By Navid Felker
France’s defense minister Florence Parly visited a French naval base in Abu Dhabi, the capital of the UAE to base a command post.
“This morning we formalized that the command post will be based on Emirati territory,” Defence Minister Florence Parly told reporters.
“We hope … to contribute to navigation that is as safe as possible in a zone which we know is disputed and where there has already been a certain number of serious incidents,” she said.
A European-led maritime mission to monitor Gulf waters will be stationed at the French naval base in #AbuDhabi, #France‘s Defense Minister Florence Parly said, amid regional tensions with #Iranhttps://t.co/TfTtHHG7ye pic.twitter.com/7c1kPO8EeE
— Arab News (@arabnews) November 24, 2019
The command center will host around a dozen officials representing the countries involved, she said.
The chief of the U.S. Central Command and France’s defense minister, whose countries have taken divergent approaches to Iran, also touted rival versions of maritime missions to protect Gulf waters at a Bahrain security forum on Saturday.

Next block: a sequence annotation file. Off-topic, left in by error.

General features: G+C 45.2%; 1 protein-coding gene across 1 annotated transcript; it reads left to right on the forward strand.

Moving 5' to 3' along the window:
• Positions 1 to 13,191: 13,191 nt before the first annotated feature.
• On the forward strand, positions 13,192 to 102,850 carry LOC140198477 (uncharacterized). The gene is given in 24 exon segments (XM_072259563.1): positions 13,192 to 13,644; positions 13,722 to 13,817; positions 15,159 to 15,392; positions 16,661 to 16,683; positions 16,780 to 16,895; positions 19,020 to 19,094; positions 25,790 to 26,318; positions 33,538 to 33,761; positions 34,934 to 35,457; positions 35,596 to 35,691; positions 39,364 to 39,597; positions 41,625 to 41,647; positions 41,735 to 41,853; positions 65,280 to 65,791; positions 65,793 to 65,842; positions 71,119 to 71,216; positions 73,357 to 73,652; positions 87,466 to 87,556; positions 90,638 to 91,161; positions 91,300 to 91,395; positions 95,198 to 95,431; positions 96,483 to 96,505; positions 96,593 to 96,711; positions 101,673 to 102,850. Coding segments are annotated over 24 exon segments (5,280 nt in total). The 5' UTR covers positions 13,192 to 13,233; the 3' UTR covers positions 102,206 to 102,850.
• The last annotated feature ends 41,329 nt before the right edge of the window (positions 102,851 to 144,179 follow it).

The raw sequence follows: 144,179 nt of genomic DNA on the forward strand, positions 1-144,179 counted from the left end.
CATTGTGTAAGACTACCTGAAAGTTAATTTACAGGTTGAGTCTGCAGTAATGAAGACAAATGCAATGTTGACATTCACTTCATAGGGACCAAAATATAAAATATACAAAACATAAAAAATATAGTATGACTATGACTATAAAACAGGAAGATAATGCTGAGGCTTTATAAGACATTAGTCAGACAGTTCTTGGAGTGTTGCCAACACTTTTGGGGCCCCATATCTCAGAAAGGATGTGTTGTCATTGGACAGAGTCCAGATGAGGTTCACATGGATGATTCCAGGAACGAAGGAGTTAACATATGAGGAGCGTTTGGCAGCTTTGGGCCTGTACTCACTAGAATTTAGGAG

On Saturday, Parly said the initiative could start early next year and around 10 European and non-European governments would join, pending parliamentary approval.
France is the main proponent of a plan to build a European-led maritime force to ensure safe shipping in the Strait of Hormuz after tanker attacks earlier this year that Washington blamed on Iran.
More than two months after the biggest assault on Saudi oil facilities, Riyadh and Washington have yet to provide concrete proof linking Iran to the attack while Saudi Arabia has provided few details about how it is addressing gaps in its air defenses.
Iran denies involvement in the strikes that initially halved the crude output of the world’s top oil exporter and led the United States to send thousands of troops and military hardware to the kingdom.
“We continue to refine information on the attack against Aramco and that will be released principally through the Saudis,” said Marine General Kenneth McKenzie, head of U.S. Central Command.